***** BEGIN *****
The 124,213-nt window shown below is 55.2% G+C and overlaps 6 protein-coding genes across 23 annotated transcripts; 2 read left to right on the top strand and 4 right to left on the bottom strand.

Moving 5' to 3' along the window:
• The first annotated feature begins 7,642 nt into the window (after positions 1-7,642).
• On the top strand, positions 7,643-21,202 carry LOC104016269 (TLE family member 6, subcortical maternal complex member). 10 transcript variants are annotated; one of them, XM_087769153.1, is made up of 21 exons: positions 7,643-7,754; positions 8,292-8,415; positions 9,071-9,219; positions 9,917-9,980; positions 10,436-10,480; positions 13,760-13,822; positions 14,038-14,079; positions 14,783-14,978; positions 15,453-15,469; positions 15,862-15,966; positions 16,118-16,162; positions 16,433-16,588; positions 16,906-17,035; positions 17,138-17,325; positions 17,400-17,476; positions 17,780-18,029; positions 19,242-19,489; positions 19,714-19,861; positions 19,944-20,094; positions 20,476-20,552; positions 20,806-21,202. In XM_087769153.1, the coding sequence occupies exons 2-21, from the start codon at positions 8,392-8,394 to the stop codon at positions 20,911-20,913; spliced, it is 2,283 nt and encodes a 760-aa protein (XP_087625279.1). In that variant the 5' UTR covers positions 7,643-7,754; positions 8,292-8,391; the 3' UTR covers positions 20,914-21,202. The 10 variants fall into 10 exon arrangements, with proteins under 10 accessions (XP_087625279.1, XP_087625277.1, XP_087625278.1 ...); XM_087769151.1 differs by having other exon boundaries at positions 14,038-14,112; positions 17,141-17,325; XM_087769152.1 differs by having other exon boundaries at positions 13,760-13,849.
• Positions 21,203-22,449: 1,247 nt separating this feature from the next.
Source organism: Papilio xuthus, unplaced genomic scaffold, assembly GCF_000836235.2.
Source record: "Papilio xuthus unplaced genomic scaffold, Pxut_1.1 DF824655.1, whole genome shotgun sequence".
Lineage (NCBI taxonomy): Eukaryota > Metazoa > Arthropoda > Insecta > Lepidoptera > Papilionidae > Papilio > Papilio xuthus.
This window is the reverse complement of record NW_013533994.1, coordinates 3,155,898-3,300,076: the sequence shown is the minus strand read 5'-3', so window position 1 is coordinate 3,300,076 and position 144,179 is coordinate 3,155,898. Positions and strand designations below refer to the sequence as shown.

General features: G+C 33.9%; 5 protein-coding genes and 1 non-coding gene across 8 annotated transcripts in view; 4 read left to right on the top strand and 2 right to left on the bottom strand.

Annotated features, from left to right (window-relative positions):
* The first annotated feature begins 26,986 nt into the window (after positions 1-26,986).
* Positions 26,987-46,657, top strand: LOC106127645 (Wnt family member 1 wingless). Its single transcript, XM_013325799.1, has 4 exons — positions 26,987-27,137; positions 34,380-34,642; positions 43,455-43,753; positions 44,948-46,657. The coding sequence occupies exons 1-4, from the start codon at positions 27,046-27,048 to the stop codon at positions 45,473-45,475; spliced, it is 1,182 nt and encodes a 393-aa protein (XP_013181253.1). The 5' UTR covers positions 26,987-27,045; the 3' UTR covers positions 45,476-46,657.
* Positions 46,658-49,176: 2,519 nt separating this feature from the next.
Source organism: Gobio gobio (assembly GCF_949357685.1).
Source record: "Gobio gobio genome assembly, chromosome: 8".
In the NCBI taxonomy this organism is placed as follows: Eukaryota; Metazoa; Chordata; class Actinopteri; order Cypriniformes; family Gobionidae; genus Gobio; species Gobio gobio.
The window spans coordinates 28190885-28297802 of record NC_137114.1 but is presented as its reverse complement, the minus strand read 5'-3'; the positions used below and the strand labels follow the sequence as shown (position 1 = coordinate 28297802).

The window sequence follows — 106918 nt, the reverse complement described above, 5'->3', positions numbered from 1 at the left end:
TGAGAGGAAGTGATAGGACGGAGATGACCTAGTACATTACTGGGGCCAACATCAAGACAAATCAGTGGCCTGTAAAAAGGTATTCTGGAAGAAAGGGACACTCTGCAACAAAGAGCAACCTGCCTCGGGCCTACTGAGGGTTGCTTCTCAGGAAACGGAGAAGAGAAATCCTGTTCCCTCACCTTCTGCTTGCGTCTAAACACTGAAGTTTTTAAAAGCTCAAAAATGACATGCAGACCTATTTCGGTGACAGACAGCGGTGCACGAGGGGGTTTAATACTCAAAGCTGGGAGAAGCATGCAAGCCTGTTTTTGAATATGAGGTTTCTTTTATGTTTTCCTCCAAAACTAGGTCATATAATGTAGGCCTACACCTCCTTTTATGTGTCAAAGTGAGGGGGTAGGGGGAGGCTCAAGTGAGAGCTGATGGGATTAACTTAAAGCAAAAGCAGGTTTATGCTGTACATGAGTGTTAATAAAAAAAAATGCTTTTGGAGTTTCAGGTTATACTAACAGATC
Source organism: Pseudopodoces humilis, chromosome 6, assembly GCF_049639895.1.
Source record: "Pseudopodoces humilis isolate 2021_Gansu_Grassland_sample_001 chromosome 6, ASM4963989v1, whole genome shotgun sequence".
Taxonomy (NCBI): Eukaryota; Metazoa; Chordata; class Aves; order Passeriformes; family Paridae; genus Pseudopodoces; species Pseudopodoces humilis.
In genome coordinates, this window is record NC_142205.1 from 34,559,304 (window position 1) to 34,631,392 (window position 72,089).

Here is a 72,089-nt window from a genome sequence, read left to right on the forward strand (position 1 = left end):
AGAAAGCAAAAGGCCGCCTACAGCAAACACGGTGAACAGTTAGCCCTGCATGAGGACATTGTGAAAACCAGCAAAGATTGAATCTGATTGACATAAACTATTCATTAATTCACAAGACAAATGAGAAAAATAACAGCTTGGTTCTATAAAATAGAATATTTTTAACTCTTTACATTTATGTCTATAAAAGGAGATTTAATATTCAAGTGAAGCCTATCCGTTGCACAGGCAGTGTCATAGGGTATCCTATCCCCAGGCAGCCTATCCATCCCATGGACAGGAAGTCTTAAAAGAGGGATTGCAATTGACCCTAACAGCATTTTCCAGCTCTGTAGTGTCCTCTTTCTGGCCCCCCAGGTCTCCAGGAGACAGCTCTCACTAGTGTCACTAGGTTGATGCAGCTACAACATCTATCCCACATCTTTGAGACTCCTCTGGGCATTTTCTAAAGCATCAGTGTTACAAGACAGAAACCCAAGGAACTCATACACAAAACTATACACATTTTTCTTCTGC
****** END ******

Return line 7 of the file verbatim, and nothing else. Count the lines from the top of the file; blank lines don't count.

Source record: "Papilio xuthus unplaced genomic scaffold, Pxut_1.1 DF824655.1, whole genome shotgun sequence".